The post-LT follow-up of this patient clearly indicated that a de novo HBV infection occurred, even if protective anti-HBs levels were present when serum HBV-DNA became positive. It has been described the emergence of HBV with surface gene mutations, which are able to escape immune response against HBV vaccine and cause infection (5). Based on this fact and in the post-LT follow-up of the recipient, we thought about the possibility that the patient could be infected with one of these HBV mutants. To prove this hypothesis, a serum sample taken 36 months after LT was used for HBV-DNA extraction, PCR amplification of the 'a' determinant of the S gene and sequencing. Viral sequence revealed that the patient harbor an HBV variant with 2-point mutations at amino acid positions 127 and 145 of HBsAg (Figure 1). The first mutation resulted in a substitution of either proline or lysine for threonine (Pro or Lys 127 Thr); the second mutation was a substitution of glycine for alanine (Gly 145 Ala). Several HBV mutants with amino acid changes in the “a” determinant have been reported in the post-transplant situation (6). Among these mutations, the particular and almost invariably change is Gly 145 Arg, which has been described to cause persistent infections (7). Our patient also presented this change at position 145; however, the sequence analysis revealed the presence of an Ala instead of an Arg. This amino acid change has never been previously found in the literature. The change Pro 127 Thr has already been described in liver transplant patients (8).
Our patient has been treated with lamivudine followed by therapy with lamivudine in combination with adefovir. Treatment with lamivudine is initially efficient in HBV infections but it induces, over time, mutations in the conserved catalytic YMDD domain of the polymerase gene. Then, adefovir therapy appears to be very promising in patients with HBV infection and lamivudine-resistant HBV. Therefore, the reverse transcriptase domain of the polymerase was also sequenced in order to detect both lamivudine and adefovir mutations. Sequence analysis showed that no changes were presented in this domain. Because of the frame shift between HBV envelope and polymerase genes, HBsAg mutations can also generate mutations in the HBV polymerase. However, the amino acid change Gly 145 Ala in the surface gene did not cause an amino acid exchange in HBV polymerase, so polymerase activity was not affected. We do not have a clear answer to the mechanism underlying the lack of response to therapy with lamivudine and adefovir, even in the absence of drug resistant mutants. It is known that pretreatment ALT levels are the best predictor of treatment response to both, lamivudine and adefovir (9,10). Patients with pretreatment ALT levels below two times the upper normal limit is unlikely to respond. In our patient, only a moderate rise in ALT level occurred, which remained unchanged during the follow-up period (Table 1). Alternatively, another explanation could result from an altered host metabolism; possible polymorphisms in cellular enzymes could affect the metabolic steps needed for the proper function of the drug into the HBV-infected cells, leading to the lack of response to therapy. However, more extensive molecular studies will be needed in order to find an answer.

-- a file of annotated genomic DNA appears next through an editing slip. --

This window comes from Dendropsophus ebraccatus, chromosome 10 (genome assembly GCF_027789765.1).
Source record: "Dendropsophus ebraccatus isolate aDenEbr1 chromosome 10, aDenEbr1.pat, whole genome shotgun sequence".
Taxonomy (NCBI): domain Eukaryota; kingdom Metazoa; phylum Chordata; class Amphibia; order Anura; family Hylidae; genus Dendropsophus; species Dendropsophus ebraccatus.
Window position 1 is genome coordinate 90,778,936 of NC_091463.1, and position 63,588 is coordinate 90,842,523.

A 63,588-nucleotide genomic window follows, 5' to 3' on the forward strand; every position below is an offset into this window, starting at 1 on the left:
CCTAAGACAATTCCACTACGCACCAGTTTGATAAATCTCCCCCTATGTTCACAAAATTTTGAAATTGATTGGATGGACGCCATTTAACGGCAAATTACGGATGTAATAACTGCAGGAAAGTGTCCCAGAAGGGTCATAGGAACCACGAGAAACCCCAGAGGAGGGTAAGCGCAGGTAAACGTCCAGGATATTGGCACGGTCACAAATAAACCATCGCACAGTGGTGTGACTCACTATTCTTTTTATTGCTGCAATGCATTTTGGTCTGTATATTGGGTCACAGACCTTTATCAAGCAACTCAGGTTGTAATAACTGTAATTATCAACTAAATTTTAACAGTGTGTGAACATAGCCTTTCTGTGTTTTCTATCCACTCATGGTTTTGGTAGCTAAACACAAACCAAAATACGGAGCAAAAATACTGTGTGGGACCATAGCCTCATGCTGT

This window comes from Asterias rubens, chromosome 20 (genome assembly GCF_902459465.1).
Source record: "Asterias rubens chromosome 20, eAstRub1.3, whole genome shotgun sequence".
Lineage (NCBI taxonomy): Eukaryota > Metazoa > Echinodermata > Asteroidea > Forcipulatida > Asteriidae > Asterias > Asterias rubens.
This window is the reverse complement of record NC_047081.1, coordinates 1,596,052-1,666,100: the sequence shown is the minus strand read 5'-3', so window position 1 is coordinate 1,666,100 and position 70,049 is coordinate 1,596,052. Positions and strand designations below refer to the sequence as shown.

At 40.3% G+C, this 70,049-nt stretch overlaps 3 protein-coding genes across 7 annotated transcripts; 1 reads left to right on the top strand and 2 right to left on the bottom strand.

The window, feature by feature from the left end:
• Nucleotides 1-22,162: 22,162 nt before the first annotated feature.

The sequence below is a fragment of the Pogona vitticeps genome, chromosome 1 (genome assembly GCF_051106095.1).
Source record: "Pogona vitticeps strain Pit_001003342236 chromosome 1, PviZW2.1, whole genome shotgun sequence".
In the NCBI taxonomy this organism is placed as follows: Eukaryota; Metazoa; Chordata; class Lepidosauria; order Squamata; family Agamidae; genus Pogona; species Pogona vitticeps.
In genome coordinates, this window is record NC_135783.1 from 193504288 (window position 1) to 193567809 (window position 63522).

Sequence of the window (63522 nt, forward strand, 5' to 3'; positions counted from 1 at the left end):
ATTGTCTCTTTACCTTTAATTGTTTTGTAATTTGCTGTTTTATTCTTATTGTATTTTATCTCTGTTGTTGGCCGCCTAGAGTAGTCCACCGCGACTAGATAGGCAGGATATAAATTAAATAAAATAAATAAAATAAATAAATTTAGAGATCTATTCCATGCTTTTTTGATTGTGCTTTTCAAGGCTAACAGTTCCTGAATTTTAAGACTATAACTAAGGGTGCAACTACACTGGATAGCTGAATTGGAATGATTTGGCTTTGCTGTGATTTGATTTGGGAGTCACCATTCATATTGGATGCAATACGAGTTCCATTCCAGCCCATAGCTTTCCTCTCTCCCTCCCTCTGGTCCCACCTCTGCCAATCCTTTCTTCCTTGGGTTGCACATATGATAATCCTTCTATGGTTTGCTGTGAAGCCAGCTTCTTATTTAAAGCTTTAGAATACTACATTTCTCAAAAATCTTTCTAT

It is known that liver failure decreases vaccine response rates as well as that HBV vaccine is poorly effective in immunocompromized patients. The seroconversion rate is low after HBV vaccination of liver transplant patients with non-HBV-related cirrhosis. It has been suggested that in vaccinated anti-HBs-positive recipients, hepatitis B immune globulin (HBIG) administration or revaccination after LT should be necessary in order to prevent de novo HBV infection by maintaining anti-HBs levels >100 IU/mL (11,12). In addition, it is also known that these patients are at higher risk of de novo HBV infection compared with patients having humoral and cellular immunity against HBV as a consequence of childhood HBV vaccination. In our patient both situations occurred: she received HBV vaccine once her liver failure was established and, consequently, her response to HBV vaccine was low but still, reaching protective serum anti-HBs titers. Furthermore, she did not receive any post-LT prophylaxis trying to avoid de novo HBV infection.
In conclusion, we described a new vaccine HBV mutant in a liver transplant recipient causing a de novo HBV infection, even if the patient still had protective anti-HBs levels. Although the efficacy of HBV vaccine in organ recipients has been proved in the literature, hereafter this fact could not be considered as universal due to the development of immune escape HBV mutants associated with the “a” determinant, which can evade the anti-HBs protection.
This study was supported by Fundacion Manchega de Investigacion y Docencia en Gastroenterologia and partially by Red Nacional en Investigación de Hepatología y Gastroenterologia (RNIHG).
- 3Affinity of antibody responses in man to hepatitis B vaccine determined with synthetic peptides. Lancet 1984; ii: 184–187., , et al.
- 4Surface gene variation of HBV: Scientific and medical relevance. Viral Hep Rev 1997; 3: 5–16., .